Bacterial drug tolerance under clinical conditions is governed by anaerobic adaptation but not anaerobic respiration.  

PubMed

Noninherited antibiotic resistance is a phenomenon whereby a subpopulation of genetically identical bacteria displays phenotypic tolerance to antibiotics. We show here that compared to Escherichia coli, the clinically relevant genus Burkholderia displays much higher levels of cells that tolerate ceftazidime. By measuring the dynamics of the formation of drug-tolerant cells under conditions that mimic in vivo infections, we show that in Burkholderia bacteria, oxygen levels affect the formation of these cells. The drug-tolerant cells are characterized by an anaerobic metabolic signature and can be eliminated by oxygenating the system or adding nitrate. The transcriptome profile suggests that these cells are not dormant persister cells and are likely to be drug tolerant as a consequence of the upregulation of anaerobic nitrate respiration, efflux pumps, ?-lactamases, and stress response proteins. These findings have important implications for the treatment of chronic bacterial infections and the methodologies and conditions that are used to study drug-tolerant and persister cells in vitro. PMID:25049258

Hemsley, Claudia M; Luo, Jamie X; Andreae, Clio A; Butler, Clive S; Soyer, Orkun S; Titball, Richard W

2014-10-01

354

Anaerobic treatment performance and microbial population of thermophilic upflow anaerobic filter reactor treating awamori distillery wastewater.  

PubMed

Distillery wastewater from awamori making was anaerobically treated for one year using thermophilic upflow anaerobic filter (UAF) reactors packed with pyridinium group-containing nonwoven fabric material. The microbial structure and spatial distribution of microorganisms on the support material were characterized using molecular biological methods. The reactor steadily achieved a high TOC loading rate of 18 g/l/d with approximately 80% TOC removal efficiency when non-diluted wastewater was fed. The maximum TOC loading rate increased to 36 g/l/d when treating thrice-diluted wastewater. However, the TOC removal efficiency and gas evolution rate decreased compared with that when non-diluted wastewater was used. Methanogens closely related to Methanosarcina thermophila and Methanoculleus bourgensis and bacteria in the phyla Firmicutes and Bacteroidetes were predominant methanogens and bacteria in the thermophilic UFA reactor, as indicated by 16S rRNA gene clone analysis. Fluorescence in situ hybridization (FISH) results showed that a large quantity of bacterial cells adhered throughout the whole support, and Methanosarcina-like methanogens existed mainly in the relative outside region while Methanoculleus cells were located in the relative inner part of the support. The support material used proved to be an excellent carrier for microorganisms, and a UAF reactor using this kind of support can be used for high-rate treatment of awamori/shochu distillery wastewater. PMID:18023800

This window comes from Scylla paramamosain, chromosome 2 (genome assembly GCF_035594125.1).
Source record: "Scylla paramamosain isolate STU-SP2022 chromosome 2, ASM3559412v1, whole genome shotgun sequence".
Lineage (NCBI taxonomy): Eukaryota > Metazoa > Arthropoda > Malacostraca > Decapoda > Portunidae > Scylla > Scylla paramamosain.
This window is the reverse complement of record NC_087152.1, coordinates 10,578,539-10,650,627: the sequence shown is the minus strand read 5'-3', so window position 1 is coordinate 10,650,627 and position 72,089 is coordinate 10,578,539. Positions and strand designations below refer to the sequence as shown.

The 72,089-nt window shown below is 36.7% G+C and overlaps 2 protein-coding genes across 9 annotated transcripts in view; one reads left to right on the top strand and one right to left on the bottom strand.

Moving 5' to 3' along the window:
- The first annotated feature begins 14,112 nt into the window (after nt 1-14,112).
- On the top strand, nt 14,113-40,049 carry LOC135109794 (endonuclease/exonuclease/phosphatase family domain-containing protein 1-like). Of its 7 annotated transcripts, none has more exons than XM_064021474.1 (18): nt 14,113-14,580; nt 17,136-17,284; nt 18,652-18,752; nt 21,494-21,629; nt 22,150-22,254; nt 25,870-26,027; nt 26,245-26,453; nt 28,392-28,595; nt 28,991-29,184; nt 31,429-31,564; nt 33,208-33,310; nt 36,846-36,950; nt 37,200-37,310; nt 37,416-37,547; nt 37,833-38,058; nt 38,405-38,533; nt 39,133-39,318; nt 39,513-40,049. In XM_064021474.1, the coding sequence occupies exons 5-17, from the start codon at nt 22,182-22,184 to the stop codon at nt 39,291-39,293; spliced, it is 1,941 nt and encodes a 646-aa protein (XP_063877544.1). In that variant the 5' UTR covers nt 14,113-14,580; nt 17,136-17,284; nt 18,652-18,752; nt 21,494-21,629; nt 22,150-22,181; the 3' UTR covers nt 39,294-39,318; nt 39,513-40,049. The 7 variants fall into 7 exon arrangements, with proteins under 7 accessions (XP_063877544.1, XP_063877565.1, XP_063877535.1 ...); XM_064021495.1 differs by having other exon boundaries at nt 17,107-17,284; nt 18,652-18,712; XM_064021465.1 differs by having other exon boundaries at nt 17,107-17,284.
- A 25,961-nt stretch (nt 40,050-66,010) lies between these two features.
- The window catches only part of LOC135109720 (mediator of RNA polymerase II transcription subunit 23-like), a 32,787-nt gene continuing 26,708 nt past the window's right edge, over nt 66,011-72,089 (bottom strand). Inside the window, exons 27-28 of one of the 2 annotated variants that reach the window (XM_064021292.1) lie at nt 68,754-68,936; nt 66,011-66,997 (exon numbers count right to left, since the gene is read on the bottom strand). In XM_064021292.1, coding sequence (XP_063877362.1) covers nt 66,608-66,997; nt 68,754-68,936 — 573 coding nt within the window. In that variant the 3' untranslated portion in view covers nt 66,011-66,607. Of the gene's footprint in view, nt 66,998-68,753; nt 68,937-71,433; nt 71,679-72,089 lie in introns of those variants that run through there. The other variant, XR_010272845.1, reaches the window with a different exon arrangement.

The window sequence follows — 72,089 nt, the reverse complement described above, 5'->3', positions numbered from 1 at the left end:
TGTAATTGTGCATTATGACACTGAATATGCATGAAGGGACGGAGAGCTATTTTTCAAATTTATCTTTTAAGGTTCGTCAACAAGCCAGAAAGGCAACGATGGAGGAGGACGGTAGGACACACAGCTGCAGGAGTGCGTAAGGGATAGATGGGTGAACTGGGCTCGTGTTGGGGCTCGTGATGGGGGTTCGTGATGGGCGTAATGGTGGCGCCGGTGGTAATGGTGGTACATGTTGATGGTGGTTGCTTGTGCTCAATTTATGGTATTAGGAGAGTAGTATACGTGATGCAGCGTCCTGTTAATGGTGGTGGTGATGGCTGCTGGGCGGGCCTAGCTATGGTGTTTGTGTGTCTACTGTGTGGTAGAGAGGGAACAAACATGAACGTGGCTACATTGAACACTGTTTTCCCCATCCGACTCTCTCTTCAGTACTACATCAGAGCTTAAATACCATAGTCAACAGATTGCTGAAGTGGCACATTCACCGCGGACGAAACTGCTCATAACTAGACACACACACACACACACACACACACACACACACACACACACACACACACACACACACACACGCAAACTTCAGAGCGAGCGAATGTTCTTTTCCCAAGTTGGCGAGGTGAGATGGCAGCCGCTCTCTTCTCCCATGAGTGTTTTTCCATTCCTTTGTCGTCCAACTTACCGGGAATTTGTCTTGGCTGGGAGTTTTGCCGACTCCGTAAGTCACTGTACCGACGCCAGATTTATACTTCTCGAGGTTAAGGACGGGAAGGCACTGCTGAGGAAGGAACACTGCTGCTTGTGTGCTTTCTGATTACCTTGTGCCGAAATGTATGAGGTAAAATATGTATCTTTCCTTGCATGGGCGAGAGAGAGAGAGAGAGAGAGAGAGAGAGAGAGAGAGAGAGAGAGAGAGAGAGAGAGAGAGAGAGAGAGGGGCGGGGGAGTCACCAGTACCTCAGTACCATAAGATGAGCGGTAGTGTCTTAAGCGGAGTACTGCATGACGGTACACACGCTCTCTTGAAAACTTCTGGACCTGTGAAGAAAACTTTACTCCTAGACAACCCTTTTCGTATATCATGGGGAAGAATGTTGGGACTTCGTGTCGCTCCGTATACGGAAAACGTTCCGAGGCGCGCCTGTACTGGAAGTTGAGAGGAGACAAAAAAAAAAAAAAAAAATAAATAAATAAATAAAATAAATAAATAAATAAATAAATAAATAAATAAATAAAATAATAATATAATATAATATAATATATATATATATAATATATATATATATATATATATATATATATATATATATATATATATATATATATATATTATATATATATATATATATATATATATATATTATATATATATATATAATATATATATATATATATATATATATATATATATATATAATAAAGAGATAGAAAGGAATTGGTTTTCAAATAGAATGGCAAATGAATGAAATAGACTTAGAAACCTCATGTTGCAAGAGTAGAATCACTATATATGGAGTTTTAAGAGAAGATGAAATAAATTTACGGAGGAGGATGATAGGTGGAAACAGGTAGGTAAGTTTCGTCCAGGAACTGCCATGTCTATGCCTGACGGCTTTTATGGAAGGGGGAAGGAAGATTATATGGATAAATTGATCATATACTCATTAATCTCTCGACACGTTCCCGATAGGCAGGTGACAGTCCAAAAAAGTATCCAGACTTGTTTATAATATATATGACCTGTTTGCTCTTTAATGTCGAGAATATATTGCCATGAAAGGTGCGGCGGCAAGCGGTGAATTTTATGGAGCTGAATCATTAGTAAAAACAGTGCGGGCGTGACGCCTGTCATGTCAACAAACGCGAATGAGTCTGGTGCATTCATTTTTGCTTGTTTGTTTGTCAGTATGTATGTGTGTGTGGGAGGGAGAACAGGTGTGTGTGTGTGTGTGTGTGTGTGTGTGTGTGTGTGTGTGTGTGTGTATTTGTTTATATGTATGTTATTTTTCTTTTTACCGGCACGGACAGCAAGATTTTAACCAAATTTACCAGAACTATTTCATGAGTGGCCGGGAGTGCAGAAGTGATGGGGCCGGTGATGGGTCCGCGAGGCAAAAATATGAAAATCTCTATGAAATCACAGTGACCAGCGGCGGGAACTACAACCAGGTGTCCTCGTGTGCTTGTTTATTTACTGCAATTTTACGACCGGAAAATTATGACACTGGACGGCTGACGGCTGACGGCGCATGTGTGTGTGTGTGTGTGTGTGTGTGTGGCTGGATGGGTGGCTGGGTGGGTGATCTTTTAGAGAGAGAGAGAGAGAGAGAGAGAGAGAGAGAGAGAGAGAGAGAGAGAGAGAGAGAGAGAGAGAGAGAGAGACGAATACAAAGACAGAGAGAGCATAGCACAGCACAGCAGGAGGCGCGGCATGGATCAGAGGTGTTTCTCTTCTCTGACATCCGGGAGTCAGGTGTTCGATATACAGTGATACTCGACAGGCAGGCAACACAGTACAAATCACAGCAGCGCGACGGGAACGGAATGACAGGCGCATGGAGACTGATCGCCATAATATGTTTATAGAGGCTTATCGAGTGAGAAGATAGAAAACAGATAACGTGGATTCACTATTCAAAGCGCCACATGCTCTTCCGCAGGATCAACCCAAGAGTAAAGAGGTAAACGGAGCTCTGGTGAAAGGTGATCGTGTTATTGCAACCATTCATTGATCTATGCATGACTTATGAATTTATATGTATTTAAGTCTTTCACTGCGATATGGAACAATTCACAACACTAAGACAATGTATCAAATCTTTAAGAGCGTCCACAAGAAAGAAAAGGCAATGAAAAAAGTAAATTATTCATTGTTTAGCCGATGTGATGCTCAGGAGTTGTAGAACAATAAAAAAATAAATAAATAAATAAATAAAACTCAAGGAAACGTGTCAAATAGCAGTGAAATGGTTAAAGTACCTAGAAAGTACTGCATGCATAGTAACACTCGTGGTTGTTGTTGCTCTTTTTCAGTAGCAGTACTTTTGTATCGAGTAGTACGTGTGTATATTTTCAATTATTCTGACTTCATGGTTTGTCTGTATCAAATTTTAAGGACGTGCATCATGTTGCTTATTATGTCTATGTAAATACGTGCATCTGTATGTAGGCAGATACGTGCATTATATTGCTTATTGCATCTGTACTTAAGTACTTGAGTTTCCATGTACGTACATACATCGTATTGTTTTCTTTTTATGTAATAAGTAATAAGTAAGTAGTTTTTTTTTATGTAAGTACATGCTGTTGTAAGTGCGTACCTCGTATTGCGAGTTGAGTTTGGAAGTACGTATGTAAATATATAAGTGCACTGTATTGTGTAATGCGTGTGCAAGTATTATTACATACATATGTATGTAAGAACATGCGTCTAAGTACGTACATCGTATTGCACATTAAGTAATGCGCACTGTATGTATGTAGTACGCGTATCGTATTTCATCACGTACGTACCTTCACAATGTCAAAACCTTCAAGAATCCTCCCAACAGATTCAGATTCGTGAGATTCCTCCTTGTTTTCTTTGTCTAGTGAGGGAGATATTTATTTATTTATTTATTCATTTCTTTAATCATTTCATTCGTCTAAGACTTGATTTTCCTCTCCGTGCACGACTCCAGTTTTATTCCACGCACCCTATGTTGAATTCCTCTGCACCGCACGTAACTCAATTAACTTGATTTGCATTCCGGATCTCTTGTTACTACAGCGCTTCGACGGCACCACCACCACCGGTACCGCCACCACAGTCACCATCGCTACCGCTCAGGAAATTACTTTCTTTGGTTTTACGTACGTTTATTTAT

Tang, Yue-Qin; Fujimura, Yutaka; Shigematsu, Toru; Morimura, Shigeru; Kida, Kenji

2007-10-01

355

Economic viability of anaerobic digestion  

SciTech Connect

The industrial application of anaerobic digestion is a relatively new, yet proven waste treatment technology. Anaerobic digestion reduces and upgrades organic waste, and is a good way to control air pollution as it reduces methane and nitrous gas emissions. For environmental and energy considerations, anaerobic digestion is a nearly perfect waste treatment process. However, its economic viability is still in question. A number of parameters - type of waste (solid or liquid), digester system, facility size, product quality and end use, environmental requirements, cost of alternative treatments (including labor), and interest rates - define the investment and operating costs of an anaerobic digestion facility. Therefore, identical facilities that treat the same amount and type of waste may, depending on location, legislation, and end product characteristics, reveal radically different costs. A good approach for evaluating the economics of anaerobic digestion is to compare it to treatment techniques such as aeration or conventional sewage treatment (for industrial wastewater), or composting and incineration (for solid organic waste). For example, the cost (per ton of waste) of in-vessel composting with biofilters is somewhat higher than that of anaerobic digestion, but the investment costs 1 1/2 to 2 times more than either composting or anaerobic digestion. Two distinct advantages of anaerobic digestion are: (1) it requires less land than either composting or incinerating, which translates into lower costs and milder environmental and community impacts (especially in densely populated areas); and (2) it produces net energy, which can be used to operate the facility or sold to nearby industries.